Yeah, look history is critically important for us and I’ll re-emphasise that importance that we were deprived history. We were cut off from history. As I said before, we were told we belonged to the Stone Age and we’re a dying race. The reality is we needed to challenge that and we need to put ourselves back in. It’s not just about discoverers and explorers and settlers and Don Bradman and even Pharlap, Aboriginal people have played a major part in the history of this country and needed to be brought into that space. So these are the stories that I like to see delivered to our communities, our families and our younger generations. But it’s not just us. It’s non-Indigenous people. They need to be told the truth of what happened in this country across the last 230 odd years to know the truth about this country and how that history has impacted onto us. But even of greater importance is the fact that this is 65,000 years of history. That is the country’s greatest treasure, greatest cultural treasure. That is there to be shared by everybody and the reality is that’s the thing that tourists from overseas want to come and hear about and see. That’s what needs to be capitalised on and that’s what needs to be told. And as I said, non-Indigenous people that are largely ignorant of history, they need to be informed of what’s happened. Not just the tragedy of and horror of what’s happened but also the incredible triumphs that Aboriginal people have been part of. So that’s a really important part of history.

Can you talk about the role of sport in shaping Aboriginal and Torres Strait Islander identities within broader Australia?

Yeah, we take it for granted today, you know, with Rugby League and AFL, you know, the Buddy Franklins and you know, your Johnathan Thurston, Greg Inglis, you know, your Michael Longs. I mean, you’ve had a whole generations now, four or five decades of Aboriginal success on Rugby League and AFL grounds, which have, you know, garnered incredible support. Prior to that, it is important to realise there were barriers of colour bar. You could count on two hands, the number of Aboriginal players that had actually got a go prior to that. We had many great players that didn’t get the opportunity because of the colour bar that stopped them from actually getting the opportunity to take part in these sports. It wasn’t just Rugby League and AFL, athletics, cricket. We had a bowler, you know, that Eddie Gilbert, who bowled Don Bradman for a duck and was barred from cricket. They said he was a chucker. The reality was he was so fast, they had to get him out. Probably the major sport that Aboriginal people were given a go in was boxing. And of course, you can get killed in the boxing ring. But something like 15% of Australian boxing champions have been Aboriginal fighters. And that’s from a 3% population. So it marks that incredible gift. And we had Lionel Rose. I mean, I followed Lionel during the 60s and had a big scrapbook and used to listen to his fights on the radio and later on on television. And he was an inspiring figure. Yvonne Goolagong Cawley. And Ash Barty, of course, has repeated that just recently. And of course, the probably the most significant moment was Cathy Freeman at the 2000 Olympic Games, one lighting the torch at the top of the stadium there, but then, of course, winning the gold medal, which complete I don’t think there’d be many people in the country who weren’t there watching that race that night. The country held its breath and bang, Cathy delivered. So you know, these are the big sporting moments. But in understanding that, people have got to understand that there were barriers to Aboriginal people for a long period of time taking part. And some of those barriers are still there. You scratch the surface and racism will rear its ugly head. Look what happened to Adam Goodes, you know, and which has recently happened as well in Rugby League with Latrell Mitchell. And I mean, there’s a whole history of this where people with racist bigotry and ignorance set out to denigrate and attack, you know, Aboriginal sports men and women. So there is a history of it.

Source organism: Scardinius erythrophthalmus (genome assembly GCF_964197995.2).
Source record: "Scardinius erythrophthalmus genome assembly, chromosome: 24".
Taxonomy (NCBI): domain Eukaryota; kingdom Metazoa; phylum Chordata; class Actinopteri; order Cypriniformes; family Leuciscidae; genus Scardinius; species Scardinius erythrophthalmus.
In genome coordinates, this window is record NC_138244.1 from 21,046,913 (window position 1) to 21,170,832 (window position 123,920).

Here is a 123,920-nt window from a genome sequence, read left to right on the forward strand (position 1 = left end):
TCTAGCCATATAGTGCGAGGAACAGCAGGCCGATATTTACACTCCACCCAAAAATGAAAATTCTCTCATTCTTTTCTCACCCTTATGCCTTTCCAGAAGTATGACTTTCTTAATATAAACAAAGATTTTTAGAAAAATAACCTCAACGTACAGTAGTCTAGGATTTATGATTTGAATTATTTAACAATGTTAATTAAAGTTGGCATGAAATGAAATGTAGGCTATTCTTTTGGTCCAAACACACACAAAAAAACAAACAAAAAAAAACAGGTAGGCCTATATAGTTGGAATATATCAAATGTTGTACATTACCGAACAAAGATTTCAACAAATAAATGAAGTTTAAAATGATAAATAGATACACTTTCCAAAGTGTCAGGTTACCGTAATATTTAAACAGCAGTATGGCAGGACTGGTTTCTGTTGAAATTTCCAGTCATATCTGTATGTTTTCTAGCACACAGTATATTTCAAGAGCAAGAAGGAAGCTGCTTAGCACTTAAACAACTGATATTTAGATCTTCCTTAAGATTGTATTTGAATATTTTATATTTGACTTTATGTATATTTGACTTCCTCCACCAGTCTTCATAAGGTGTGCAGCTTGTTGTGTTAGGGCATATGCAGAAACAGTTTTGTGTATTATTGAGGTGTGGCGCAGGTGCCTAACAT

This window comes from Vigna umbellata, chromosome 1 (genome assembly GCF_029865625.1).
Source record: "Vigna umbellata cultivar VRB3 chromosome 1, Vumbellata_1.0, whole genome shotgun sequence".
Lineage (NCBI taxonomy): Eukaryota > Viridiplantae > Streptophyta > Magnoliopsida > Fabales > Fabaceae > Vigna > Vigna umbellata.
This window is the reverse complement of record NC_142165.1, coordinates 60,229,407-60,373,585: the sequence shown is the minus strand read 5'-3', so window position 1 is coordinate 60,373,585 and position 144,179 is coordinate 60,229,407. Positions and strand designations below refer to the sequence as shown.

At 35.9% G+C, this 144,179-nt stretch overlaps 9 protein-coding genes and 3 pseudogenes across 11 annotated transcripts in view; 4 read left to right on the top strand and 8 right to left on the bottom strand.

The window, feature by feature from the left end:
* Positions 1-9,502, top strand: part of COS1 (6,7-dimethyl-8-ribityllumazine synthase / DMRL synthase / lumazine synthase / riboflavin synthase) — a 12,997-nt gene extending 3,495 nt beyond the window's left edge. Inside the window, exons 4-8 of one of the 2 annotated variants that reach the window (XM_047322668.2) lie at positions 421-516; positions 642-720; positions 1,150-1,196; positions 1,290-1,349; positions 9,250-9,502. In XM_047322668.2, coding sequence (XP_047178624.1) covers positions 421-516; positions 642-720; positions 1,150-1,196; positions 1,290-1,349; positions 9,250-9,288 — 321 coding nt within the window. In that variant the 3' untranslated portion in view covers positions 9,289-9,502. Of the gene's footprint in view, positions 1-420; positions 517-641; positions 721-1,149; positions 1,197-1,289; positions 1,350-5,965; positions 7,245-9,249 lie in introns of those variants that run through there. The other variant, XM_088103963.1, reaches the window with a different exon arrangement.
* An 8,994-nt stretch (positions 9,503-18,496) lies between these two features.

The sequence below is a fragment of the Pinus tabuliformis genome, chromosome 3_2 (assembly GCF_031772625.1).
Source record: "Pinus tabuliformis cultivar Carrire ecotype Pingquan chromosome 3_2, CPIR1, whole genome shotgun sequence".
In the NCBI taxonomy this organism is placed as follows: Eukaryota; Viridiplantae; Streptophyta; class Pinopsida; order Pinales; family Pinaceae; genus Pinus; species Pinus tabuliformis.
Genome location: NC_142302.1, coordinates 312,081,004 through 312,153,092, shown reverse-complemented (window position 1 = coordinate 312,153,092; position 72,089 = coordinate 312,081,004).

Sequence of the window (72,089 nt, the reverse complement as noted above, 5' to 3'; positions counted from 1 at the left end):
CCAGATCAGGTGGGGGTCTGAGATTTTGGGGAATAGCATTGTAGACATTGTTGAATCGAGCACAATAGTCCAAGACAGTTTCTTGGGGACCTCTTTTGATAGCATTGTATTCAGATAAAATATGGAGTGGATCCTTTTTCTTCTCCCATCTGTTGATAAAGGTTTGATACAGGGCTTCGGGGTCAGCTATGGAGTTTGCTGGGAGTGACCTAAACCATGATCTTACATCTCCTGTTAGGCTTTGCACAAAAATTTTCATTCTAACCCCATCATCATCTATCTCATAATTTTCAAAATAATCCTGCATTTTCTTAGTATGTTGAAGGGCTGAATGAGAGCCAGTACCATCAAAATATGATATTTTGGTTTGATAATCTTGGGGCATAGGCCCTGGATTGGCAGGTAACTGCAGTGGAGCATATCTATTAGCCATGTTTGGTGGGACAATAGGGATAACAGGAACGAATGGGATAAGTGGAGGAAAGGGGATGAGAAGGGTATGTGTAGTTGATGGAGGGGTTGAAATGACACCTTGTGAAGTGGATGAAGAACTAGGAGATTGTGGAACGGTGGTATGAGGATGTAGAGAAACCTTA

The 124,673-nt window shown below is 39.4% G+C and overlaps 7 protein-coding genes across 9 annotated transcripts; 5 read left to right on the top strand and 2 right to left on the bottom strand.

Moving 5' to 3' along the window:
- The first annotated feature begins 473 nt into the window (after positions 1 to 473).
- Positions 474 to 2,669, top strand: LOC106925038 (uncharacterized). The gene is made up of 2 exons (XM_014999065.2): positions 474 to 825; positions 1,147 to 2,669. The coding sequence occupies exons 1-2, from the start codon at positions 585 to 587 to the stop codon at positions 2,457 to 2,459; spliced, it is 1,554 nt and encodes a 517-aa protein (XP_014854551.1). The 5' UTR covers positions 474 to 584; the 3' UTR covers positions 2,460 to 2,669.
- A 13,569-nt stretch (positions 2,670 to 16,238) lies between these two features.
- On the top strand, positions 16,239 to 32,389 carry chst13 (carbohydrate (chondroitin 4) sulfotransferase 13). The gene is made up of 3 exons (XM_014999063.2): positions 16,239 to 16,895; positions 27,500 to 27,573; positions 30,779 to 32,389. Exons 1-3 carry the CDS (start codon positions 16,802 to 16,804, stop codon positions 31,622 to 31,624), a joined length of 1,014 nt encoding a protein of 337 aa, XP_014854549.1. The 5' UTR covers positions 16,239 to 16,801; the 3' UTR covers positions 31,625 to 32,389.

What are some of the findings from your comparative historical studies of North American and Australian colonial processes?